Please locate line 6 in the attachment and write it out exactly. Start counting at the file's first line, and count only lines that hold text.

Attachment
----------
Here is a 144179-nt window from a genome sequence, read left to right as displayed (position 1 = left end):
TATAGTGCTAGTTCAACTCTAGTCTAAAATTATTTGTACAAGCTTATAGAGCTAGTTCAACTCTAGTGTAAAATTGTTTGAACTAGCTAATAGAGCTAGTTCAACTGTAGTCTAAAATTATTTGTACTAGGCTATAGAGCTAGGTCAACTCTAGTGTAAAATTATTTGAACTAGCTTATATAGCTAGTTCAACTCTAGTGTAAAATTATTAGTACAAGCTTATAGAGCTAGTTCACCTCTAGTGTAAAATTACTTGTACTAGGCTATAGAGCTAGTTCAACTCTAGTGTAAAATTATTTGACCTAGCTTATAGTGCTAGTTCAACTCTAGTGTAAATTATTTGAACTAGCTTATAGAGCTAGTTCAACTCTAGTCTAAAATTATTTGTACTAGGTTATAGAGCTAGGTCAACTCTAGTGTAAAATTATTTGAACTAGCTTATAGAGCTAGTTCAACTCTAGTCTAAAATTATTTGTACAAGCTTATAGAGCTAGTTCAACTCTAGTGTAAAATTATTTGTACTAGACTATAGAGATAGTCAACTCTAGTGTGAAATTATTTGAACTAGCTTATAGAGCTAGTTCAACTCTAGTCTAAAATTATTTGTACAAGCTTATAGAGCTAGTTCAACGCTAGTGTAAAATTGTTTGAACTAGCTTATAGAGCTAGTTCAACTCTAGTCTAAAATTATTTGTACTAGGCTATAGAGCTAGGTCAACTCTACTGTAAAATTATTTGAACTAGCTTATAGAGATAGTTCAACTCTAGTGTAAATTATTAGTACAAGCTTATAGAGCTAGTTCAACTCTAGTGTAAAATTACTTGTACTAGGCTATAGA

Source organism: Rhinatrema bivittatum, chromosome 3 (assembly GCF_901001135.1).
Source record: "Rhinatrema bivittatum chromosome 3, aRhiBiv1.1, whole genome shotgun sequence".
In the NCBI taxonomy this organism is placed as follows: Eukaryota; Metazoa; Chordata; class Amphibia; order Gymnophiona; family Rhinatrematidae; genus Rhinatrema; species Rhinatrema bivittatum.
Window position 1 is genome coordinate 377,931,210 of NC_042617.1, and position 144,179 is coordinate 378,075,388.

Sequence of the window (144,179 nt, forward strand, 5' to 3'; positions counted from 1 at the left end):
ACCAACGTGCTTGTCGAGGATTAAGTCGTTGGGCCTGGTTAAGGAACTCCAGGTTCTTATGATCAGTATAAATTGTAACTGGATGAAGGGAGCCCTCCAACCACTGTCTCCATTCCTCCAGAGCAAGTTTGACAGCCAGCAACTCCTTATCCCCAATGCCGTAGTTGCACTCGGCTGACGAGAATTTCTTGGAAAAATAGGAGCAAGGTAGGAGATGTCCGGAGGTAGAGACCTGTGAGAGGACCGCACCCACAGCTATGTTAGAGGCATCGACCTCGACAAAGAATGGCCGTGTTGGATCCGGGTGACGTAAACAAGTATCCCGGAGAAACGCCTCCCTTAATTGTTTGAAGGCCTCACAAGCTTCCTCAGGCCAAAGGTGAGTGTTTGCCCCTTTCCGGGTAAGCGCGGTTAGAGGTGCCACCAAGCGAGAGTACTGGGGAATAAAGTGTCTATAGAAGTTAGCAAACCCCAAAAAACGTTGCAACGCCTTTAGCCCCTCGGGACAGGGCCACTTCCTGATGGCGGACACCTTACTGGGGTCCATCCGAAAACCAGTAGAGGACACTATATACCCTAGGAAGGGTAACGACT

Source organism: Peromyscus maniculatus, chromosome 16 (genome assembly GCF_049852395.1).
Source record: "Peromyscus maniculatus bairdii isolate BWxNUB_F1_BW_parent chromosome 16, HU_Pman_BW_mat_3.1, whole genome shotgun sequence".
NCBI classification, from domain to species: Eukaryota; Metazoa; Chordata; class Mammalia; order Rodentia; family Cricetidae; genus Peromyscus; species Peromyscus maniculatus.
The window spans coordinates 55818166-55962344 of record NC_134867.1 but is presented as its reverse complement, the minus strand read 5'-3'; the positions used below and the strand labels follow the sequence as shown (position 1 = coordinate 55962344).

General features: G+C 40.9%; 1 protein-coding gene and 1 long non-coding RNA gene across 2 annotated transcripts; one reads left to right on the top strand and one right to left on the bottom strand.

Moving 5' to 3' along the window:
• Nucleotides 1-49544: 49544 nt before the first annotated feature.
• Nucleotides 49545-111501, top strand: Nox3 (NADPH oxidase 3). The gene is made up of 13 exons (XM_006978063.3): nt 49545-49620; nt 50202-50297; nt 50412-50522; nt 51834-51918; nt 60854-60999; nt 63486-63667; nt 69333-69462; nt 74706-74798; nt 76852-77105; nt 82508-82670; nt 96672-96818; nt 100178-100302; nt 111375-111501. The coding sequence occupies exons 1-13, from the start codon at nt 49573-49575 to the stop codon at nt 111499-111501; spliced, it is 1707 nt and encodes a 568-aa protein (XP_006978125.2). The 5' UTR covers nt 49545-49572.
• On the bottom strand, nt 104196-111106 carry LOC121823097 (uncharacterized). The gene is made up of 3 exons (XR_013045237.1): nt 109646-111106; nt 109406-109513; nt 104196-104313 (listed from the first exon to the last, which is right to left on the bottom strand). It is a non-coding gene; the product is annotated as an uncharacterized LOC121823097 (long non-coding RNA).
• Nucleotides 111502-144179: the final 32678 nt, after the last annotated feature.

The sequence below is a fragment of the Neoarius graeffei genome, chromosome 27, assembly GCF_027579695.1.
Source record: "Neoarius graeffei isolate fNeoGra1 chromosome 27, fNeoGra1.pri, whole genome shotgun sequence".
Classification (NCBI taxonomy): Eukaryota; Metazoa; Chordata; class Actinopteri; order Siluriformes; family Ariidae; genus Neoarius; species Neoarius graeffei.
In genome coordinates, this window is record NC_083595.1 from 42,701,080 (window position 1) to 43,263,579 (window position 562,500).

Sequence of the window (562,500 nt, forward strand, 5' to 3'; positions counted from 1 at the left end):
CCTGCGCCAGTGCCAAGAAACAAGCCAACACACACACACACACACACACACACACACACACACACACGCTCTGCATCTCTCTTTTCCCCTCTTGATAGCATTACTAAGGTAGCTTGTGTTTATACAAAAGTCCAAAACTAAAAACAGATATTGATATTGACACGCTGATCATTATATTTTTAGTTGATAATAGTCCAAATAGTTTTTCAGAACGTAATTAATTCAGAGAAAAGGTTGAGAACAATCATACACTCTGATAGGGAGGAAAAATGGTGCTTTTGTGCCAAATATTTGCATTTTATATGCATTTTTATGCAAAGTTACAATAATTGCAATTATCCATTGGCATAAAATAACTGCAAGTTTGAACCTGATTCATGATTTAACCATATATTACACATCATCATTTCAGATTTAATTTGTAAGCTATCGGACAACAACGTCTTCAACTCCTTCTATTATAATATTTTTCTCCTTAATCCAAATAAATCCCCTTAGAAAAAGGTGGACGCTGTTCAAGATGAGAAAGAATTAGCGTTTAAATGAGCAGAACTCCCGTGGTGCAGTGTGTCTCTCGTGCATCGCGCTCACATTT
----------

Window position 1 is genome coordinate 377,931,210 of NC_042617.1, and position 144,179 is coordinate 378,075,388.